PhD Programme

Music Therapy PhD

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Welcoming new applications for the MPhil/PhD programme 2019

phd Programme

The programme has two parallel tracks:

  • MPhil/ PhD in Music Therapy 
  • MPhil/ PhD in Music, Health, Society

This postgraduate research degrees programme is validated by Goldsmiths, University of London and is linked to both the Nordoff Robbins Research Department and to the Social, Therapeutic and Community Studies Department (STaCS) at Goldsmiths. It is a practice-orientated programme designed for experienced practitioners in either music therapy, or community music/ music and health who seek further professional development through research.

If you would like to learn more about the PhD Programme please download the Prospectus and FAQs, which provide further information on the programme and application process. You can also download the Application Form.

Please note that unlike larger doctoral programmes located within university departments, the Nordoff Robbins MPhil/ PhD programme recruits new students only when places become available. Because currently all of our students are part-time (taking up to seven years to complete their studies) the programme does not recruit on an annual basis. Instead, when places are likely to become available there is a formal call for applications, advertised on the Nordoff Robbins website and other bulletins.

The Programme Convenor is always keen to talk to people who may be thinking of making an application in the near future.

Please contact the Programme Convenor Prof Gary Ansdell:



One thing I have always loved about music therapy is that along with being a helping profession, it is an academic discipline. From my training in the late 90s I knew that there was so much out there for me to question and to develop within music therapy thinking, and this has continued to motivate me. I also knew that it would be very important to choose the right site for that questioning, and that for me, Nordoff Robbins would be the best fit.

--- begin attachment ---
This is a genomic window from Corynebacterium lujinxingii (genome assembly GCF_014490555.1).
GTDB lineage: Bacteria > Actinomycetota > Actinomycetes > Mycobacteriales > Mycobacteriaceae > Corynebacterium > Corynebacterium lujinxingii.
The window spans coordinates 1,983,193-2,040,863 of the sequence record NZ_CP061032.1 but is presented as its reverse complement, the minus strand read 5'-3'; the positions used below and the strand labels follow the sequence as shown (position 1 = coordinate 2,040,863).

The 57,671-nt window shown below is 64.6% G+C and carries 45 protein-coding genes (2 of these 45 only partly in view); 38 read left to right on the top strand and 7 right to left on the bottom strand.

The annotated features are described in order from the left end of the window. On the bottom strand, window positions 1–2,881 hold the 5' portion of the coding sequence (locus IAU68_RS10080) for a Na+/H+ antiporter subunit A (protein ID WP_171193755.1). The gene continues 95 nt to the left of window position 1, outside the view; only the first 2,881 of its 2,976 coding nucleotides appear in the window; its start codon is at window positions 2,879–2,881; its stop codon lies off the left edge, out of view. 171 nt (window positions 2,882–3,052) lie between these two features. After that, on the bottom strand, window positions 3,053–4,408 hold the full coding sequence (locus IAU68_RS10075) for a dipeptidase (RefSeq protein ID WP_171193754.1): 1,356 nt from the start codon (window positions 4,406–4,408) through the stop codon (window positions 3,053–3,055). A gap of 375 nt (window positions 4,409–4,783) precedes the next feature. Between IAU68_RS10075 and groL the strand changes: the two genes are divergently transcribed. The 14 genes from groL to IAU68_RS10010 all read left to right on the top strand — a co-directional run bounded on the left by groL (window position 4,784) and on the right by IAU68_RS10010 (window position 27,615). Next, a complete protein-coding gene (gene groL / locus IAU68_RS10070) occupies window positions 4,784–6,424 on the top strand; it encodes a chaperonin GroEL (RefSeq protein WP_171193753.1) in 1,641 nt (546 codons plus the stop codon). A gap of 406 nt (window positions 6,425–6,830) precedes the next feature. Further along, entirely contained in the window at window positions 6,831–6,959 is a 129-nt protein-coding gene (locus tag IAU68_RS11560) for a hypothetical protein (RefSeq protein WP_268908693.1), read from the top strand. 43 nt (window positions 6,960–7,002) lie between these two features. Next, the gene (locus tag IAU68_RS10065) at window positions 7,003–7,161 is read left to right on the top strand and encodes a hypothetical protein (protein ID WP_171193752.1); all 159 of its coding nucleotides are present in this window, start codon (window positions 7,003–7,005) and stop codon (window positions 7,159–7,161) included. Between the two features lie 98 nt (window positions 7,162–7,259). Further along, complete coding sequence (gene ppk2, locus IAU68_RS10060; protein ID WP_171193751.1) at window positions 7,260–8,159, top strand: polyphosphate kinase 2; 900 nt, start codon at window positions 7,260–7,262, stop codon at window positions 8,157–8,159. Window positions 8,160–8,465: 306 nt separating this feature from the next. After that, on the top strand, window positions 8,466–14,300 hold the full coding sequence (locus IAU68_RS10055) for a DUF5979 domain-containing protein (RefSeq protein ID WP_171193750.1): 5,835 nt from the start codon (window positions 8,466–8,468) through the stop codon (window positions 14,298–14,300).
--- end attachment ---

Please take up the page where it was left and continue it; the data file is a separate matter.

I was drawn to the size of the programme, which is light on its feet, but which has a great range and scope in impact through the reach and reputation of the academic supervisors. It was responsive to my developing interests and topic, so that as I reached new territory in my enquiry, the programme was already there to meet me.

During and then after the programme, I was introduced to key figures in the international scene, both via my examination and through giving lectures in other universities, which have developed into important academic relationships in the UK and internationally, and I have since been awarded a research grant from the Wellcome Trust to develop an aspect of my doctoral studies.

The Nordoff Robbins programme helped to refine a vocabulary and set a standard of communication in my academic work which truly trained me - in the traditional sense of having changed me.


Having worked as a music therapist for many years, for me, deciding to do a PhD was a case of different things coming together.  I became interested in a specific area of everyday music therapy work, which became an itch that needed scratching!  It combined with a wish to challenge myself academically, to extend my professional roots in order to sustain me for the next phase of working life, and to contribute something to the wider music therapy world.

For me, Nordoff Robbins was definitely about finding supervisors who ‘got’ both me, and the area that I was interested in researching.  It was also important that I ‘got’ them, and their work, particularly in terms of their writing and thinking about music therapy, had appealed to me for years.  I also chose the programme because I knew it would be intellectually challenging, introducing me to ways of thinking that were new, sometimes felt just out of reach, and were certainly not always comfortable.   

Being on the programme has certainly extended and challenged me!  I do feel as though I’ve been helped to navigate those challenges by my supervisors, other staff, and fellow students.  The regular seminars have been a great platform both for presenting work, testing out new ideas, hearing from others, and having input from the team.